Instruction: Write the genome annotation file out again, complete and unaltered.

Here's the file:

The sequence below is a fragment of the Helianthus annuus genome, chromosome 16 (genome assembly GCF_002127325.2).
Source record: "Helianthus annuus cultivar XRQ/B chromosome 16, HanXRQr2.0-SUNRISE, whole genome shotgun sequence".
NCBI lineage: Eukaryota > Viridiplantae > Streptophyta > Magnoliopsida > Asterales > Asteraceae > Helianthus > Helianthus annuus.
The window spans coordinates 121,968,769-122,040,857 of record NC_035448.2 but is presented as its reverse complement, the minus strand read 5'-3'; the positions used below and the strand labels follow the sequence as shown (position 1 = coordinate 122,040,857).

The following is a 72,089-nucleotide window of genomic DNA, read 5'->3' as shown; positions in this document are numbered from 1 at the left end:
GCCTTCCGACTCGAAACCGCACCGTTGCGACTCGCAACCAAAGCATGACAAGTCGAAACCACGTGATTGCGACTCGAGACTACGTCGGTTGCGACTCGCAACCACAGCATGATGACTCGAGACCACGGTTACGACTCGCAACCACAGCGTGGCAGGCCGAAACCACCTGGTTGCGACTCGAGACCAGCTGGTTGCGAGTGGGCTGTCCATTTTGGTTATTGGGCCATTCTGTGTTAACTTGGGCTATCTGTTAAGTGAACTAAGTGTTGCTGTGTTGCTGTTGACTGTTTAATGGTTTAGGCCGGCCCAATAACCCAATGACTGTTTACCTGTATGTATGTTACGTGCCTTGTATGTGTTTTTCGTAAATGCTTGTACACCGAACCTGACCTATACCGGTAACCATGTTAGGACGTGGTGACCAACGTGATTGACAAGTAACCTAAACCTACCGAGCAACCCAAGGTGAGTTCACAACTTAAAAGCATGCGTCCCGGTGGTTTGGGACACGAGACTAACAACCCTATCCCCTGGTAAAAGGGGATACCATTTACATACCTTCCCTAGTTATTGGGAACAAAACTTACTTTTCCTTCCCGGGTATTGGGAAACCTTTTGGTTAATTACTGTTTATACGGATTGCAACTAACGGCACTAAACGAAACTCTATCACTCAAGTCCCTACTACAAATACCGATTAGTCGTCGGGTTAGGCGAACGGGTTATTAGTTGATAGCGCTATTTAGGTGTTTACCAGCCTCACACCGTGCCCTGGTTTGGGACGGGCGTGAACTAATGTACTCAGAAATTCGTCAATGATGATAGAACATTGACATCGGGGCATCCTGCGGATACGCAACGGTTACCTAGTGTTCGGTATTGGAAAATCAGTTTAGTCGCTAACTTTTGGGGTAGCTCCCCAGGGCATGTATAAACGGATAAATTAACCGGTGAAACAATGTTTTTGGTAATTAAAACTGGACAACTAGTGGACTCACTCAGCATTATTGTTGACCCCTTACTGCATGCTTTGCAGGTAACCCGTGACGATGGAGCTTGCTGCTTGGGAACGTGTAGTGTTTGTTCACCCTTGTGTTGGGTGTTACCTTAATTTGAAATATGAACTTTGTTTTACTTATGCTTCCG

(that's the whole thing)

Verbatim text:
The sequence below is a fragment of the Helianthus annuus genome, chromosome 16 (genome assembly GCF_002127325.2).
Source record: "Helianthus annuus cultivar XRQ/B chromosome 16, HanXRQr2.0-SUNRISE, whole genome shotgun sequence".
NCBI lineage: Eukaryota > Viridiplantae > Streptophyta > Magnoliopsida > Asterales > Asteraceae > Helianthus > Helianthus annuus.
The window spans coordinates 121,968,769-122,040,857 of record NC_035448.2 but is presented as its reverse complement, the minus strand read 5'-3'; the positions used below and the strand labels follow the sequence as shown (position 1 = coordinate 122,040,857).

The following is a 72,089-nucleotide window of genomic DNA, read 5'->3' as shown; positions in this document are numbered from 1 at the left end:
GCCTTCCGACTCGAAACCGCACCGTTGCGACTCGCAACCAAAGCATGACAAGTCGAAACCACGTGATTGCGACTCGAGACTACGTCGGTTGCGACTCGCAACCACAGCATGATGACTCGAGACCACGGTTACGACTCGCAACCACAGCGTGGCAGGCCGAAACCACCTGGTTGCGACTCGAGACCAGCTGGTTGCGAGTGGGCTGTCCATTTTGGTTATTGGGCCATTCTGTGTTAACTTGGGCTATCTGTTAAGTGAACTAAGTGTTGCTGTGTTGCTGTTGACTGTTTAATGGTTTAGGCCGGCCCAATAACCCAATGACTGTTTACCTGTATGTATGTTACGTGCCTTGTATGTGTTTTTCGTAAATGCTTGTACACCGAACCTGACCTATACCGGTAACCATGTTAGGACGTGGTGACCAACGTGATTGACAAGTAACCTAAACCTACCGAGCAACCCAAGGTGAGTTCACAACTTAAAAGCATGCGTCCCGGTGGTTTGGGACACGAGACTAACAACCCTATCCCCTGGTAAAAGGGGATACCATTTACATACCTTCCCTAGTTATTGGGAACAAAACTTACTTTTCCTTCCCGGGTATTGGGAAACCTTTTGGTTAATTACTGTTTATACGGATTGCAACTAACGGCACTAAACGAAACTCTATCACTCAAGTCCCTACTACAAATACCGATTAGTCGTCGGGTTAGGCGAACGGGTTATTAGTTGATAGCGCTATTTAGGTGTTTACCAGCCTCACACCGTGCCCTGGTTTGGGACGGGCGTGAACTAATGTACTCAGAAATTCGTCAATGATGATAGAACATTGACATCGGGGCATCCTGCGGATACGCAACGGTTACCTAGTGTTCGGTATTGGAAAATCAGTTTAGTCGCTAACTTTTGGGGTAGCTCCCCAGGGCATGTATAAACGGATAAATTAACCGGTGAAACAATGTTTTTGGTAATTAAAACTGGACAACTAGTGGACTCACTCAGCATTATTGTTGACCCCTTACTGCATGCTTTGCAGGTAACCCGTGACGATGGAGCTTGCTGCTTGGGAACGTGTAGTGTTTGTTCACCCTTGTGTTGGGTGTTACCTTAATTTGAAATATGAACTTTGTTTTACTTATGCTTCCG